2. Dario Calmese became the first Black photographer to shoot a cover of Vanity Fair in the magazine's 106-year history. Calmese shot the cover of the July/August issue featuring actress Viola Davis.
  3. Valentina Sampaio became the first transgender model to appear in Sports Illustrated's Swimsuit Issue. 
  4. Matt James was named "the Bachelor," becoming the first Black male lead in the franchise's 18-year history.
  5. Actor Niles Fitch made Disney history with his new role in "Secret Society of Second-Born Royals," becoming Disney's first, live-action Black prince. 
  6. Hallmark Channel released its first Christmas movie with an LGBTQ storyline.


  1. President-elect Joe Biden announced retired Army General Lloyd Austin as his pick for defense secretary. If confirmed by the Senate, Austin will be the first Black man to lead the Pentagon. 
  2. Midshipman 1st Class Sydney Barber was named the first Black woman to serve as U.S. Naval Academy brigade commander. 
  3. Lieutenant Madeline Swegle made history as the U.S. Navy's first Black female tactical fighter pilot, receiving her Wings of Gold in August.


  1. Emmanuelle Charpentier and Jennifer A. Doudna became the first two women to ever jointly win the Nobel Prize in Chemistry. Charpentier, who is French, and Doudna, an American, were awarded the prize for developing the CRISPR-cas9 genetic scissors. 
  2. Scientists captured the first direct image of another solar system that closely resembles our own. 
  3. Inventor and scientist Gitanjali Rao, 15, was named Time magazine's first-ever "Kid of the Year."
  4. Before 2020 comes to a close, Jupiter and Saturn will be so close that they will appear to form a "double planet" for the first time in nearly 800 years.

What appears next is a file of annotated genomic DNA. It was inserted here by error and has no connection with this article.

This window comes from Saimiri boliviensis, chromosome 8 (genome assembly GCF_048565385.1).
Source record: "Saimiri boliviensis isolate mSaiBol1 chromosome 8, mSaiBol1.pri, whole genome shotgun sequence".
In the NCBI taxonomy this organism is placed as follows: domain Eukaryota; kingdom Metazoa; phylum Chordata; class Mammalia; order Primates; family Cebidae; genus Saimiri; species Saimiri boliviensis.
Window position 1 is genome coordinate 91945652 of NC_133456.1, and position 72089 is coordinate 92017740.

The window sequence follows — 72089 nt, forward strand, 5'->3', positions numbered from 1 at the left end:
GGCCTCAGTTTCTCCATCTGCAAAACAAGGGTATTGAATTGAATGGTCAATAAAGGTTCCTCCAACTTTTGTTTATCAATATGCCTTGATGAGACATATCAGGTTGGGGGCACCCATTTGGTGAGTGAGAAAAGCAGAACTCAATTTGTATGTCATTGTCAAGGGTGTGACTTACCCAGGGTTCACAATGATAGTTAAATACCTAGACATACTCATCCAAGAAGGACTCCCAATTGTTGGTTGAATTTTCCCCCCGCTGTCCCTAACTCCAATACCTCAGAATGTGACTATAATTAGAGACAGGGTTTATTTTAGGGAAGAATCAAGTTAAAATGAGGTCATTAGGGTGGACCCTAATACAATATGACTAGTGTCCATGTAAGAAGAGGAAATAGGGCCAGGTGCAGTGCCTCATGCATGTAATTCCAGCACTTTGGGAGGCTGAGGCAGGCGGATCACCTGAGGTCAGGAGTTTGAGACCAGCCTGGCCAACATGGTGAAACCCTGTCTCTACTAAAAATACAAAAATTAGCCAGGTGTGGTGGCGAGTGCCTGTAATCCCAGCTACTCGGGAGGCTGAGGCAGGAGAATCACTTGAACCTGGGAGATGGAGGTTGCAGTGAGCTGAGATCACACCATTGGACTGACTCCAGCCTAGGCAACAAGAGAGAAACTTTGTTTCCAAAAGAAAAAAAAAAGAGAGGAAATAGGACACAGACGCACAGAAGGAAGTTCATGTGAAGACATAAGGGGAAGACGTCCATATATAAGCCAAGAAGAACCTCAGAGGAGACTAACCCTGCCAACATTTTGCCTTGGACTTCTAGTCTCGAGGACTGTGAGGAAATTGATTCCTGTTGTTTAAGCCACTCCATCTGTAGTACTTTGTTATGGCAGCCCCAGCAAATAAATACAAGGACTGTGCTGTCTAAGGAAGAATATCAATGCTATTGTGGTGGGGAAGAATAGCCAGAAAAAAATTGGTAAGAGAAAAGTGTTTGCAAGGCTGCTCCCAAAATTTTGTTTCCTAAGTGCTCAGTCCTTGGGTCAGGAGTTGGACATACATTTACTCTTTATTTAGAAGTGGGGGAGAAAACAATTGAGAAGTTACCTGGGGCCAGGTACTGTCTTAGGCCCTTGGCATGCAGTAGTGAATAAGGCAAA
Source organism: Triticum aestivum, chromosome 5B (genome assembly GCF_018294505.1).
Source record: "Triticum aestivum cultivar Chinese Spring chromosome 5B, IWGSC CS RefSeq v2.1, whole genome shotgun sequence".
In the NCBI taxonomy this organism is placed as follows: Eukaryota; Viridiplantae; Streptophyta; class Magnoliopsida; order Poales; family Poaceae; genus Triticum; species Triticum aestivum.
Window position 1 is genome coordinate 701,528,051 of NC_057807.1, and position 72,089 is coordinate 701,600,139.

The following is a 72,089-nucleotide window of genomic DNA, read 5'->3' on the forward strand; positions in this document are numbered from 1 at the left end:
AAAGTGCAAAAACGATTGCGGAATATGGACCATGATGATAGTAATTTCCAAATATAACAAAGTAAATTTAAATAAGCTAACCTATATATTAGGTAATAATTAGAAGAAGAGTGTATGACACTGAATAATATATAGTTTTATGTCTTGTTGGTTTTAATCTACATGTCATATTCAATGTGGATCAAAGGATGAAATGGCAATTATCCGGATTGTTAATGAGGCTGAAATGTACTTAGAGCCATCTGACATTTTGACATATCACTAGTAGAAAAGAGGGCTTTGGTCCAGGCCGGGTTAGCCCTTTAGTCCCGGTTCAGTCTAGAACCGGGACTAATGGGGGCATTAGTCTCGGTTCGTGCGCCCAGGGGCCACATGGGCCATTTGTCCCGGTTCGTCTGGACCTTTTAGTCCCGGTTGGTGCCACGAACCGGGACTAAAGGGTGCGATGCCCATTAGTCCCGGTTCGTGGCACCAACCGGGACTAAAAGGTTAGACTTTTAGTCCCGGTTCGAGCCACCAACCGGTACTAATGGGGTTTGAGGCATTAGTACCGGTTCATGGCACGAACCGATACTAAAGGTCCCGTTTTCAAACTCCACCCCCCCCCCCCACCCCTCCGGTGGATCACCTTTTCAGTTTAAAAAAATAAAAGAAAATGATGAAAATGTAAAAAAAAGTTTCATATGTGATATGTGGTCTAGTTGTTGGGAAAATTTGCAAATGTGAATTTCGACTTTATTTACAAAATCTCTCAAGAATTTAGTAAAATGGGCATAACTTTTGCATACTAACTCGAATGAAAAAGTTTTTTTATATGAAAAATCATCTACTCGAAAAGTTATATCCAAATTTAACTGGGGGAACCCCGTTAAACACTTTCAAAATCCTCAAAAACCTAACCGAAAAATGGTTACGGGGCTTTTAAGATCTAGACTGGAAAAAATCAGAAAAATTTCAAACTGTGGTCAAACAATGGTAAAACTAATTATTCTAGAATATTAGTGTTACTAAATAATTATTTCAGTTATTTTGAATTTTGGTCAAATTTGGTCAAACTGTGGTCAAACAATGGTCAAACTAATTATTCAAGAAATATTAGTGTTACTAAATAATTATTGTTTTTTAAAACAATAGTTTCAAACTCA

U.S. and World

  1. Wilton Gregory was named by Pope Francis the archbishop of Washington, making him the first African American to hold the position in the Catholic church's highest governing body.
  2. Nicholas Johnson was named Princeton's first Black valedictorian.
  3. In April, a new statue of women's rights champions Susan B. Antony, Elizabeth Cady Stanton and Sojourner Truth was unveiled in New York City's Central Park —the first statue of real-life women ever erected in the park, and the park's first new monument since 1965. 
  4. Jonny Kim, who served overseas as a Navy SEAL and graduated from Harvard Medical School, became NASA's first Korean-American astronaut at just 35 years old. 
  5. Apple Inc. became the first publicly traded U.S. company in history to be worth $2 trillion.
  6. A ban on same-sex marriage was lifted in Costa Rica in May, nearly two years after the country's Supreme Court said banning gay marriage is unconstitutional. Two women in the country were married on national television, marking the first legal same-sex marriage in Central America. 
  7. March 2020 was apparently the first March in nearly two decades without a school shooting in the U.S.
  8. Pope Francis endorsed same-sex civil unions for the first time as pontiff while being interviewed for the feature-length documentary "Francesco," which premiered at the Rome Film Festival in October. 
  9. Margaret Keenan became the first person to receive a COVID-19 vaccine approved for the general public. The grandmother who was 90 when she got the shot, received it at University Hospital Coventry in the U.K. on December 8.